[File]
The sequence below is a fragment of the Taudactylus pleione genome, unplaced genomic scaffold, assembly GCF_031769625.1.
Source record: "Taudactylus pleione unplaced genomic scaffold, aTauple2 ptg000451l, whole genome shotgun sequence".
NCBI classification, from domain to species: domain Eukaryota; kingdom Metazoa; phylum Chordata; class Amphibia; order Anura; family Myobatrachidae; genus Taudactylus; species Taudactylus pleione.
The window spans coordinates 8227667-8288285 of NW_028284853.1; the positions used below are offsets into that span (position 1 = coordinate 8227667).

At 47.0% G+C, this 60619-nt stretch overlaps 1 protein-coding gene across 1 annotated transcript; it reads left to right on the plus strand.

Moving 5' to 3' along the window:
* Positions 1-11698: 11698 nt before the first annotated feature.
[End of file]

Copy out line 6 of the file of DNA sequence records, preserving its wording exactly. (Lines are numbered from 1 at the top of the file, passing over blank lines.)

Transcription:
Moving 5' to 3' along the window: